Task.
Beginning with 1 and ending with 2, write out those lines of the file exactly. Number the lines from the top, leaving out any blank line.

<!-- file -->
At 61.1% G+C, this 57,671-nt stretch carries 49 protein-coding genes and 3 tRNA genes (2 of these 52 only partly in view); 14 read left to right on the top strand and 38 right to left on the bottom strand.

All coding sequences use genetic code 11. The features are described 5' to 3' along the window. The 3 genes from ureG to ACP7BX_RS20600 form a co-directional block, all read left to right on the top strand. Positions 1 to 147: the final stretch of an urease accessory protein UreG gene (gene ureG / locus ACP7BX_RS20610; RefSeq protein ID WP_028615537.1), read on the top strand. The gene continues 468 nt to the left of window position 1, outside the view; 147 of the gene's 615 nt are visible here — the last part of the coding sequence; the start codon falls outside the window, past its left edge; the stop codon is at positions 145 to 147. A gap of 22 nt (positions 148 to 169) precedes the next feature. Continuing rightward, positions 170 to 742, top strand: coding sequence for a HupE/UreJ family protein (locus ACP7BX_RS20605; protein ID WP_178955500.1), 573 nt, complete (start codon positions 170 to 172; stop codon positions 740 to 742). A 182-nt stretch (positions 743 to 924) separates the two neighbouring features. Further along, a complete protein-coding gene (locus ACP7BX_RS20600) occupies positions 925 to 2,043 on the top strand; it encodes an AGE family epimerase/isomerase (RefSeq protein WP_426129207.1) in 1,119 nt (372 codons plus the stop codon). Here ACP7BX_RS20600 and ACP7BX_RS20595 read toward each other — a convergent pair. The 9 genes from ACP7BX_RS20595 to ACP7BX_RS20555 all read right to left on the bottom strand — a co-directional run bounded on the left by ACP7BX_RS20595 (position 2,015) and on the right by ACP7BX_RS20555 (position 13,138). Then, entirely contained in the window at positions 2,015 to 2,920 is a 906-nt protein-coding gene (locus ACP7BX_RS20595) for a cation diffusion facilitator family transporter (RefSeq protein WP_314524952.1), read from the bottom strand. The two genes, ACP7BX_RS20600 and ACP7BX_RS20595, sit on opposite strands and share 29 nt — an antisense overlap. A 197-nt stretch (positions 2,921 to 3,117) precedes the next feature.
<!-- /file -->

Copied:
At 61.1% G+C, this 57,671-nt stretch carries 49 protein-coding genes and 3 tRNA genes (2 of these 52 only partly in view); 14 read left to right on the top strand and 38 right to left on the bottom strand.

All coding sequences use genetic code 11. The features are described 5' to 3' along the window. The 3 genes from ureG to ACP7BX_RS20600 form a co-directional block, all read left to right on the top strand. Positions 1 to 147: the final stretch of an urease accessory protein UreG gene (gene ureG / locus ACP7BX_RS20610; RefSeq protein ID WP_028615537.1), read on the top strand. The gene continues 468 nt to the left of window position 1, outside the view; 147 of the gene's 615 nt are visible here — the last part of the coding sequence; the start codon falls outside the window, past its left edge; the stop codon is at positions 145 to 147. A gap of 22 nt (positions 148 to 169) precedes the next feature. Continuing rightward, positions 170 to 742, top strand: coding sequence for a HupE/UreJ family protein (locus ACP7BX_RS20605; protein ID WP_178955500.1), 573 nt, complete (start codon positions 170 to 172; stop codon positions 740 to 742). A 182-nt stretch (positions 743 to 924) separates the two neighbouring features. Further along, a complete protein-coding gene (locus ACP7BX_RS20600) occupies positions 925 to 2,043 on the top strand; it encodes an AGE family epimerase/isomerase (RefSeq protein WP_426129207.1) in 1,119 nt (372 codons plus the stop codon). Here ACP7BX_RS20600 and ACP7BX_RS20595 read toward each other — a convergent pair. The 9 genes from ACP7BX_RS20595 to ACP7BX_RS20555 all read right to left on the bottom strand — a co-directional run bounded on the left by ACP7BX_RS20595 (position 2,015) and on the right by ACP7BX_RS20555 (position 13,138). Then, entirely contained in the window at positions 2,015 to 2,920 is a 906-nt protein-coding gene (locus ACP7BX_RS20595) for a cation diffusion facilitator family transporter (RefSeq protein WP_314524952.1), read from the bottom strand. The two genes, ACP7BX_RS20600 and ACP7BX_RS20595, sit on opposite strands and share 29 nt — an antisense overlap. A 197-nt stretch (positions 2,921 to 3,117) precedes the next feature.